Public enemy #1: ME

I am starting to wonder if I have a self-destructive personality.  I think it is pretty safe to say that I am my own worst enemy.   I marvel as I look back at my life and count how many times I have fallen – how many times I have hurt other people, even without knowing it.  I am shocked at my self centeredness, even when it is unintentional.  When the dust settles, I usually find myself alone, holding the smoking gun with no one else to blame but me.  Theodore Roosevelt, our 26th President said it best when he wrote, “If you could kick the person in the pants responsible for most of your trouble, you wouldn’t sit for a month.”   At this rate, I’ll never sit again.

As I look around the cultural landscape, it appears I am not alone.  As I read the paper or watch the news, it seems that each week a new celebrity (athlete, politician, musician, actor, etc) falls victim to poor choices and foolish decisions.  In other words – a self-inflicted wound.  If that is not bad enough, even “common” folk (teachers, investors, clergy, coaches, etc) disappoint the masses and end up behaving badly.  You expect bad people (ya know, murders, rapists, thieves) to act badly.  But what do we do when the “good” act bad?

Believe it or not, we have some empathy from an unlikely source, the Apostle Paul.  Author of 13 books of the New Testament, Paul has two (2) impressive resumes; one very good, one very bad.  Today he is remembered fondly for all his amazing Christian achievements.  However, Paul had a dark side to him as well.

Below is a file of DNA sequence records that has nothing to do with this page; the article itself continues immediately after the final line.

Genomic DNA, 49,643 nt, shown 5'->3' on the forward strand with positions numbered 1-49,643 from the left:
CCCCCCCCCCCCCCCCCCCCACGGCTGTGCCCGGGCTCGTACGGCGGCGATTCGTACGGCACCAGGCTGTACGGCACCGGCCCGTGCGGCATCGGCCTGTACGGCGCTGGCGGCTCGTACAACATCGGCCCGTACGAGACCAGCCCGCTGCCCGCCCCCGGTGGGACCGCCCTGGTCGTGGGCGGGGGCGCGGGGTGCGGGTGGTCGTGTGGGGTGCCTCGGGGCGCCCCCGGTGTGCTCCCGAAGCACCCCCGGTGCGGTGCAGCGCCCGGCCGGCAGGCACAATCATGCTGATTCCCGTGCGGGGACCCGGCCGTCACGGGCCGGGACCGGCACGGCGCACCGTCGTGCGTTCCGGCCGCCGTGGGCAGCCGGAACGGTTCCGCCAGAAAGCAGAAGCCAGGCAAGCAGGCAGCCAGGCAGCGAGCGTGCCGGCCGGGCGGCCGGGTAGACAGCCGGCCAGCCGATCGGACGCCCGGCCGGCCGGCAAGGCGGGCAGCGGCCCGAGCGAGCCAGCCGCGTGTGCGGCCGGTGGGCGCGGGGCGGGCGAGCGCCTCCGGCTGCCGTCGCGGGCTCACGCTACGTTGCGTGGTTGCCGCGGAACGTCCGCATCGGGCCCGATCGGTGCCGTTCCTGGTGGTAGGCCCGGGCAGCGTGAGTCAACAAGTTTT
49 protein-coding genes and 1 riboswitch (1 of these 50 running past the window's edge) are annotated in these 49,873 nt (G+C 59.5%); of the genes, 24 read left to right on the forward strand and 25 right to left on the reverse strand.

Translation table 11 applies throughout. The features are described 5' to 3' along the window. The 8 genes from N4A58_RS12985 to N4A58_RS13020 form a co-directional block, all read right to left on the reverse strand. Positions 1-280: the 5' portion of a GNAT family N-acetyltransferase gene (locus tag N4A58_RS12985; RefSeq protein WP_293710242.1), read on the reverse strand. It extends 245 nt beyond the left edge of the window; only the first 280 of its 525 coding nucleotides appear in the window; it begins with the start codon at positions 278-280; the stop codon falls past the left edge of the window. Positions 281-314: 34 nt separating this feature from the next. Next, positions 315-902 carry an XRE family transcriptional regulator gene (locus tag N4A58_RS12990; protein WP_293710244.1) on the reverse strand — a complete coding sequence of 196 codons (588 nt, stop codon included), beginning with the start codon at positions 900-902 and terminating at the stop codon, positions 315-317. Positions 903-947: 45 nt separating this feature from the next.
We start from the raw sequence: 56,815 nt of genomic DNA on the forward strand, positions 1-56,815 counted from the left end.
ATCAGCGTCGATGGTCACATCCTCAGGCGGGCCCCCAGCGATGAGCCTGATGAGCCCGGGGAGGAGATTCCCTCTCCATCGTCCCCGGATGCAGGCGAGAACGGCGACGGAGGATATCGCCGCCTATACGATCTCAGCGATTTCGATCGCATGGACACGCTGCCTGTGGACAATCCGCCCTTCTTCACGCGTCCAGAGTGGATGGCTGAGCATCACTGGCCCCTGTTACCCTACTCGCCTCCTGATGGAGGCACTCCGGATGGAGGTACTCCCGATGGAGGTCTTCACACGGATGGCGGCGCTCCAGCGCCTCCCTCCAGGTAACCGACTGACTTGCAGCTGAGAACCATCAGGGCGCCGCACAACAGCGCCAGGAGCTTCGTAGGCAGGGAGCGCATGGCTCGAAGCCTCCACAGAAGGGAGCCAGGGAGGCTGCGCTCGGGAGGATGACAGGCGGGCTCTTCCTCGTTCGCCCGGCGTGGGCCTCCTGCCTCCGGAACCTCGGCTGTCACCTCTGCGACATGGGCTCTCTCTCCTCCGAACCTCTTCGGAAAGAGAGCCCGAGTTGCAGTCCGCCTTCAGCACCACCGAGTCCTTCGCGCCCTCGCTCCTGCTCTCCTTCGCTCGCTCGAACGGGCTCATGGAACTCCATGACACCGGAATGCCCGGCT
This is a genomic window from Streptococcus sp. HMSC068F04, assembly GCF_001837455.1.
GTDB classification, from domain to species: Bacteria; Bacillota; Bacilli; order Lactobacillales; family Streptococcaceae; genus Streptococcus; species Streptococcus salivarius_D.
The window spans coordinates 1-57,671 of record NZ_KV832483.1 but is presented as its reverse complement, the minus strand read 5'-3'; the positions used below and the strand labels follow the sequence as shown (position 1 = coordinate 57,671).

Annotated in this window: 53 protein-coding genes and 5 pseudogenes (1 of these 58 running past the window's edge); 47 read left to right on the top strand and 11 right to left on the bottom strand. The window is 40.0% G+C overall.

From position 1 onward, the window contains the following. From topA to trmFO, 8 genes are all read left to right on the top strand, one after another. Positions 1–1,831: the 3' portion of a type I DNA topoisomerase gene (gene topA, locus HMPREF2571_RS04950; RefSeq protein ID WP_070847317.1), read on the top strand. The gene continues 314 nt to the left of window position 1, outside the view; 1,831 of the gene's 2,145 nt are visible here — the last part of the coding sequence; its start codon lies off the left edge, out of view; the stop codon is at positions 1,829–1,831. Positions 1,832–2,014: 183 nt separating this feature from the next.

• PAUL’S BAD RESUME: Even by liberal modern-day standards, his bad resume is bad to the bone. The first time we see Paul mentioned in the Bible, his name is Saul and he is overseeing an execution.  All executions would be hard to watch.  This one is just plain disturbing.  Saul is approving the murder of an innocent Church Deacon named Stephen.  In fact, that murder “began a great persecution against the church in Jerusalem.” (Acts 8:1).  Immediately after the stoning of Stephen “Saul began ravaging the church, entering house after house, and dragging off men and women, he would put them in prison.” (verse 3)  With authority from the high priest, Saul was on the hunt to kill or capture any follower of Christ in his path.
  • PAUL’S GOOD RESUME:  We are told in Philippians 3:5-6 that Paul was “circumcised the eighth day, of the nation of Israel, of the tribe of Benjamin, a Hebrew of Hebrews; as to the Law, a Pharisee; as to zeal, a persecutor of the church; as to the righteousness which is in the Law, found blameless.”   In other words, Paul’s spiritual resume was stellar.  He was born into heritage and raised right.  He was educated under the leading Rabbi of his day and had made it to the top rung of the social & religious ladder, a Pharisee.  He was even circumcised on the right day.  Saul was powerful and impressive and he knew it.

How could someone look so “good” on the outside and yet capable of such evil on the inside?   How could someone be a leader in the church AND a leader of a massacre – at the same time?  Such is the power of Church without God.  Such is the character of those who play the game of religion.  This is what happens when God is in your head, but not in your heart.  When you merely read your Bible but don’t do what it says.

We hear stories in the news of priests & teachers & coaches & ministers doing things they know they shouldn’t do.  In the limelight, they look fantastic.  In the public’s eye, they seem incapable of such deeds.   And yet behind closed doors, the only thing darker than their deeds is their heart.  How can it be?  How is that behavior even possible?  When they fall – we are quick to join the masses and pounce.  “Can you believe it?”, we condescendingly ask each other at the water cooler.  “What a hypocrite!”, we judge from our moral arm-chair.